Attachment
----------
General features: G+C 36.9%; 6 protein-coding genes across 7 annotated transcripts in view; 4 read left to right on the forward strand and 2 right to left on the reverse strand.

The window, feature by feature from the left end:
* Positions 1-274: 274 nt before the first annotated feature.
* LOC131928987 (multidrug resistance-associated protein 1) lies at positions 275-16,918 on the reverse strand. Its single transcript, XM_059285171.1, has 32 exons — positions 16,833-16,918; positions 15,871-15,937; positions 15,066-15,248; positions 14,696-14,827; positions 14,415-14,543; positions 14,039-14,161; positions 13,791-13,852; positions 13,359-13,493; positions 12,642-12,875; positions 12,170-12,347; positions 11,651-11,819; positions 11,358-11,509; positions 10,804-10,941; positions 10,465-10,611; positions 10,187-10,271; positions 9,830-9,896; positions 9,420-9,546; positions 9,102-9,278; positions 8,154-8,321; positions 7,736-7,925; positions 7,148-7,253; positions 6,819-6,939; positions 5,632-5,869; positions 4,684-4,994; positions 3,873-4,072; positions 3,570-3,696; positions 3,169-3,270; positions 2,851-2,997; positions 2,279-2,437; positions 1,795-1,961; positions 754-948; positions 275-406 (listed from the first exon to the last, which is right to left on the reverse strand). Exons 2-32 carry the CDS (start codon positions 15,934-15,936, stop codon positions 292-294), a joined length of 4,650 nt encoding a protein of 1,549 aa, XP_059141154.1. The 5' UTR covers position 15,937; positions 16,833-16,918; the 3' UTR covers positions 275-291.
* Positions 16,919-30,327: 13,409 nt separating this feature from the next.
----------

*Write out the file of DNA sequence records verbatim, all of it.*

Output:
General features: G+C 36.9%; 6 protein-coding genes across 7 annotated transcripts in view; 4 read left to right on the forward strand and 2 right to left on the reverse strand.

The window, feature by feature from the left end:
* Positions 1-274: 274 nt before the first annotated feature.
* LOC131928987 (multidrug resistance-associated protein 1) lies at positions 275-16,918 on the reverse strand. Its single transcript, XM_059285171.1, has 32 exons — positions 16,833-16,918; positions 15,871-15,937; positions 15,066-15,248; positions 14,696-14,827; positions 14,415-14,543; positions 14,039-14,161; positions 13,791-13,852; positions 13,359-13,493; positions 12,642-12,875; positions 12,170-12,347; positions 11,651-11,819; positions 11,358-11,509; positions 10,804-10,941; positions 10,465-10,611; positions 10,187-10,271; positions 9,830-9,896; positions 9,420-9,546; positions 9,102-9,278; positions 8,154-8,321; positions 7,736-7,925; positions 7,148-7,253; positions 6,819-6,939; positions 5,632-5,869; positions 4,684-4,994; positions 3,873-4,072; positions 3,570-3,696; positions 3,169-3,270; positions 2,851-2,997; positions 2,279-2,437; positions 1,795-1,961; positions 754-948; positions 275-406 (listed from the first exon to the last, which is right to left on the reverse strand). Exons 2-32 carry the CDS (start codon positions 15,934-15,936, stop codon positions 292-294), a joined length of 4,650 nt encoding a protein of 1,549 aa, XP_059141154.1. The 5' UTR covers position 15,937; positions 16,833-16,918; the 3' UTR covers positions 275-291.
* Positions 16,919-30,327: 13,409 nt separating this feature from the next.